224. Secondly, there will be certain expenses, over and beyond the tuition and boarding fees, which it will be necessary to pay on the bursars' behalf if it is to be possible for parents of very limited means to accept the offer of a bursary. We have in mind, particularly, the expenses of outfit, pocket money, travelling, and perhaps assistance during the intervals between terms. In addition there are in Boarding Schools, and, to a lesser degree in Day Schools, certain expenses which may not be covered by the prospectus fees but which must be met if the pupil is to enter fully into the life of the school; these extras vary from school to school, but often include the subscriptions to various societies and clubs, the expenses incidental to games, and sometimes the tuition fees for learning a musical instrument. We feel strongly that, once a pupil is admitted to a school, he should be able to enjoy all its advantages and opportunities from which he can profit and should be able to enter, without further cost, into the various activities which contribute to the common life of the school. In particular, it would be disastrous

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if the bursars found themselves differentiated from their fellows and shut away from many opportunities because of extra charges which could not be met, either by their parents or through the bursaries. We recommend that as many extra charges as possible should be comprised in an all-inclusive fee which should be the prospectus fee of the school. If any extra charges still remain, we recommend that the Board and the Local Education Authorities should have the power to meet them on the bursars' behalf and that they should take such charges into consideration in settling an agreed fee with the school.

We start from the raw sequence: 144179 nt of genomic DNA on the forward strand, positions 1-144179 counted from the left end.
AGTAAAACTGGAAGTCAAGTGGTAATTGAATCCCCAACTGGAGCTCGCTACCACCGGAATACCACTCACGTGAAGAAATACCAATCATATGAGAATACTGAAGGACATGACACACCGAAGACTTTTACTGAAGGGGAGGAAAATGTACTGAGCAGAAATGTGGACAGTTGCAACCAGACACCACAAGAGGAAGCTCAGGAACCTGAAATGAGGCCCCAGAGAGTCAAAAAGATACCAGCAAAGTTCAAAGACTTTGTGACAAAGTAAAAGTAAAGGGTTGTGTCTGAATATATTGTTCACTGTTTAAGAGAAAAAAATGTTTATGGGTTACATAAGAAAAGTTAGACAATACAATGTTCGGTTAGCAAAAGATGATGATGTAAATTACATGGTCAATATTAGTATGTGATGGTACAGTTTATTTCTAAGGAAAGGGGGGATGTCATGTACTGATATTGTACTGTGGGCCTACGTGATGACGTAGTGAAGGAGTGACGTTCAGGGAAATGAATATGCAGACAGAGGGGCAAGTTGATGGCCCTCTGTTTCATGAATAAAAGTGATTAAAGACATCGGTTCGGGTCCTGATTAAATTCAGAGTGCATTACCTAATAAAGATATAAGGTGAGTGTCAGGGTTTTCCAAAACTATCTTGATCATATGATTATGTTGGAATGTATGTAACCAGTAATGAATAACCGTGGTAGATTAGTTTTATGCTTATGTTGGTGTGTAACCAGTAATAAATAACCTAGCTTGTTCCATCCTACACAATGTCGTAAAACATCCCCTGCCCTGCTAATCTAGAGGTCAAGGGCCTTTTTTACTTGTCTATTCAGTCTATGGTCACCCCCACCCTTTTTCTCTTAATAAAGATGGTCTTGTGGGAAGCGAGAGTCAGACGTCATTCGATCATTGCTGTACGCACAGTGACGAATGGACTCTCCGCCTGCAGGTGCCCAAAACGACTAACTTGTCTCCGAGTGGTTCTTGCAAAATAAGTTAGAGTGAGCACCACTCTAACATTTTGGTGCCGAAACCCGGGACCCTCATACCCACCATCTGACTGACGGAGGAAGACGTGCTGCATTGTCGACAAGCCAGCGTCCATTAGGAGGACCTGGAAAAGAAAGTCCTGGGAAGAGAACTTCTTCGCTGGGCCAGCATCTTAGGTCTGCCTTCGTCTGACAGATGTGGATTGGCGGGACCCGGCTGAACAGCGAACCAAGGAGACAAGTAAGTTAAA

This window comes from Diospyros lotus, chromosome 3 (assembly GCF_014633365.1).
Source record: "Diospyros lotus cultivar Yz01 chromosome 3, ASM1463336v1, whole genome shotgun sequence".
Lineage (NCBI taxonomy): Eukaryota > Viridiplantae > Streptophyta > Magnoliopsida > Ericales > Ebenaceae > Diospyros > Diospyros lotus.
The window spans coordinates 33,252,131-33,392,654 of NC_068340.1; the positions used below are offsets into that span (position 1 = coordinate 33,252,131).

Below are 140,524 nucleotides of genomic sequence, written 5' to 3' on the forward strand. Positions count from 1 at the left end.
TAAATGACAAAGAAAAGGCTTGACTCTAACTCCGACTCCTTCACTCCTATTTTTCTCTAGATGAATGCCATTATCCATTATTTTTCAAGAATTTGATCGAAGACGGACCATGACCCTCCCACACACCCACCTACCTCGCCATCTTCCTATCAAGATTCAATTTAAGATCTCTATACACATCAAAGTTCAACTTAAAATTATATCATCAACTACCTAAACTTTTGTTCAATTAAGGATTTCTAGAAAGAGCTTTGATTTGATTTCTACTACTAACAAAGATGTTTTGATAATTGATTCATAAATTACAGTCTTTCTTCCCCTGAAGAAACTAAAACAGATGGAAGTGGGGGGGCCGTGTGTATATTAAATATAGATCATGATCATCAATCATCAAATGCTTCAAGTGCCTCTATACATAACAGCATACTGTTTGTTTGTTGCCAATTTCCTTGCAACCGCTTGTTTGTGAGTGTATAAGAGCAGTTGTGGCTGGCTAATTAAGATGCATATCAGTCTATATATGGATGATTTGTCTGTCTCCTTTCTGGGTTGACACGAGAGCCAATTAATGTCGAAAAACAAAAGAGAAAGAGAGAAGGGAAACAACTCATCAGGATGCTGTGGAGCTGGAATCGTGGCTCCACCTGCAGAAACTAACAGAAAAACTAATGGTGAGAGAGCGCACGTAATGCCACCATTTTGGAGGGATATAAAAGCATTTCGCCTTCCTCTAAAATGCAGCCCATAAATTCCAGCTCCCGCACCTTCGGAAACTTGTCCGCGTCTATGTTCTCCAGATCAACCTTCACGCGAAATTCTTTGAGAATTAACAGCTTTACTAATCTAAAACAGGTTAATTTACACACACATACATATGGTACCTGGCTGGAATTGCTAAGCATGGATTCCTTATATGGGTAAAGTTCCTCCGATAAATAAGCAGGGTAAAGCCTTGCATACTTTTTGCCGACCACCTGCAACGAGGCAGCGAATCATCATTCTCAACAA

225. By our terms of reference we are instructed to consider how far any measures recommended in the case of boys' Public Schools could be applied to comparable schools for girls.

Historical Development of Girls' Schools

226. The present position of girls' Public Schools differs in certain respects from that of boys' schools mainly on account of differences in their history and, consequently, in their traditions. In order to trace the causes underlying the present relation of the boys' Public Schools to the general system of education it has been necessary to go back to the Middle Ages, but, with a few exceptions, the history of the comparable girls' schools covers less than a century.

227. The few Secondary Schools for girls, not conducted for private profit, that existed before 1850 can be divided into three classes: there were denominational schools such as the Mount School, York, established by the Society of Friends, and schools of the Moravian Community; there were a small number of charitable foundations, of which the Girls' School of Christ's Hospital and the Godolphin School for twelve (originally eight) "young orphan gentlewomen" are among the best known; and there were schools established for the benefit of particular sections of the community, such as daughters of the clergy, of naval and marine officers, missionaries, commercial travellers, and one school for "daughters of persons once in a superior position in life". The total number of girls in these schools was small.